Help for hearing loss, the hidden disability

Hearing loss can cause a wide range of problems, from an inability to hear words clearly to a lack of awareness of the surrounding environment, leading to social isolation and, in severe cases, depression. Hearing loss often develops slowly, so the individual with the loss adjusts to living life at reduced sound levels. Family members or friends often first notice the loss, and alert the individual to the problem. The signs of hearing loss include misunderstanding words, having to frequently ask others to repeat what they said, raising the volume of the television excessively, and difficulty hearing group conversations or hearing over background noise. Hearing loss can occur at any age, and it is becoming more prevalent in younger generations due to exposure to daily levels of excessive noise from work, music, concerts, and MP3 players. Hearing loss is a hidden disability and society in general can be unaware of the severe side effects of hearing loss. It is estimated that 17 per cent of Irish people suffer some form of hearing loss. The good news is that hearing loss can be helped by a few simple measures.

The first step to take if you feel that you or a family member is suffering from hearing loss is to get a hearing assessment from a qualified audiologist. A hearing assessment consists of looking into the ears and performing a test with headphones and pure tones to give the individual a graph of his or her hearing levels at important speech frequencies. If the individual has a build-up of wax or a medical referable ear condition, he or she will be informed and referred to a GP accordingly. Advice on improving hearing with modern digital hearing aids is available, as is information on tinnitus (ringing/buzzing in the ears ) and noise protection earplugs. Several studies have shown that hearing aids significantly improve the quality of life for the user and help improve the brain’s ability to recognise sounds and words.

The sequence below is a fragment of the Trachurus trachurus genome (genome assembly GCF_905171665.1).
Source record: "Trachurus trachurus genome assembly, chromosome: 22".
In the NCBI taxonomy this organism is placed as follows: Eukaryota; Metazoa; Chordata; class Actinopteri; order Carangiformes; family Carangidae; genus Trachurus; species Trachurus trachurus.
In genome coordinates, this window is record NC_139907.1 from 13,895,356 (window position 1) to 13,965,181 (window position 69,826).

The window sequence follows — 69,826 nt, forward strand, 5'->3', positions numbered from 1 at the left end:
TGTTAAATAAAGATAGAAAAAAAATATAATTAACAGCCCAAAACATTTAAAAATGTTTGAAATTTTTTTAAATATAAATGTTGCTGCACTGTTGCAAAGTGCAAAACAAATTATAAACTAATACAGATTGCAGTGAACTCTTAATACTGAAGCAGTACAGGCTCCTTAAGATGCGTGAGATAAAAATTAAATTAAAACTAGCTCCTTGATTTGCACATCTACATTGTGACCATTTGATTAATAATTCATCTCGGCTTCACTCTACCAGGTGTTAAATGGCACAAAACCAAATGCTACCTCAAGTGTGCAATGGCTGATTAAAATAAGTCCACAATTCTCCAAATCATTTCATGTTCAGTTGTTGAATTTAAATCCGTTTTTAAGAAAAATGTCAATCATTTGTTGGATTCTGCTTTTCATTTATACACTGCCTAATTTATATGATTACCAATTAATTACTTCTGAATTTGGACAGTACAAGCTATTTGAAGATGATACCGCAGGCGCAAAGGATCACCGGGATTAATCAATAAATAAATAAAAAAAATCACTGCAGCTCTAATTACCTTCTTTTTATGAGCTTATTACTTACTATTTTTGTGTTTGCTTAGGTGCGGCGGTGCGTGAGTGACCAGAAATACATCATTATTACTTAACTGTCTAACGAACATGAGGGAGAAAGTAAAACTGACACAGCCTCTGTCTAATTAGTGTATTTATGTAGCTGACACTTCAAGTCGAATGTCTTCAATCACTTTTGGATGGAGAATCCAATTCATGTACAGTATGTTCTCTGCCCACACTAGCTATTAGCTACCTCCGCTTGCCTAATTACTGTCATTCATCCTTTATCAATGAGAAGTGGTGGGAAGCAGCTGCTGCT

Audiol — The Hearing Clinic runs a clinic every week in O’Beirn’s pharmacy, 11 Henry Street, Galway. The clinic’s audiologists, Patricia Hassett and Frank McGrath, are members of the Irish Society of Hearing Aid Audiologists and can help individuals in applying for hearing aid grants from the Department of Social and Family Affairs, which are based on previous PRSI payments. The grant provides up to €760 per hearing aid. If you would like to make an appointment to get your hearing assessed or are concerned about a family member ring the hearing clinic office at (061 ) 305500 or contact O’Beirn’s pharmacy at (091 ) 582479. Audiol — The Hearing Clinic also runs hearing clinics in Tuam, Ballinasloe, Ennis, and Roscommon.

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